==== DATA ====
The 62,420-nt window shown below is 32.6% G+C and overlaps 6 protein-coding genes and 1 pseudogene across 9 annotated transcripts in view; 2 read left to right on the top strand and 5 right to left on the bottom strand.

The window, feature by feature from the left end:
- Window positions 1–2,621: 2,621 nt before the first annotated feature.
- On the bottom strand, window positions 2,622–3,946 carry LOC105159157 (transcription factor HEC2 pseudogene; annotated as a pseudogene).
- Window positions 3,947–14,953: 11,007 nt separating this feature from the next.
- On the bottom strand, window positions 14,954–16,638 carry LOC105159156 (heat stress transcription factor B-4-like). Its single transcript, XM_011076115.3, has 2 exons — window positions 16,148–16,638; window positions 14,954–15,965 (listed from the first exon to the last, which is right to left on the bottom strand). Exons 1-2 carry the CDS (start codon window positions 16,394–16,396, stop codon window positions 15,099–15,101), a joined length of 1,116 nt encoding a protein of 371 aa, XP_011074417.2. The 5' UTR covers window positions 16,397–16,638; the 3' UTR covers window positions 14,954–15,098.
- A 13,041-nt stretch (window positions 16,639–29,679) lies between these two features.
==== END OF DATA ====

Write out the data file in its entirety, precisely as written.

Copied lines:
The 62,420-nt window shown below is 32.6% G+C and overlaps 6 protein-coding genes and 1 pseudogene across 9 annotated transcripts in view; 2 read left to right on the top strand and 5 right to left on the bottom strand.

The window, feature by feature from the left end:
- Window positions 1–2,621: 2,621 nt before the first annotated feature.
- On the bottom strand, window positions 2,622–3,946 carry LOC105159157 (transcription factor HEC2 pseudogene; annotated as a pseudogene).
- Window positions 3,947–14,953: 11,007 nt separating this feature from the next.
- On the bottom strand, window positions 14,954–16,638 carry LOC105159156 (heat stress transcription factor B-4-like). Its single transcript, XM_011076115.3, has 2 exons — window positions 16,148–16,638; window positions 14,954–15,965 (listed from the first exon to the last, which is right to left on the bottom strand). Exons 1-2 carry the CDS (start codon window positions 16,394–16,396, stop codon window positions 15,099–15,101), a joined length of 1,116 nt encoding a protein of 371 aa, XP_011074417.2. The 5' UTR covers window positions 16,397–16,638; the 3' UTR covers window positions 14,954–15,098.
- A 13,041-nt stretch (window positions 16,639–29,679) lies between these two features.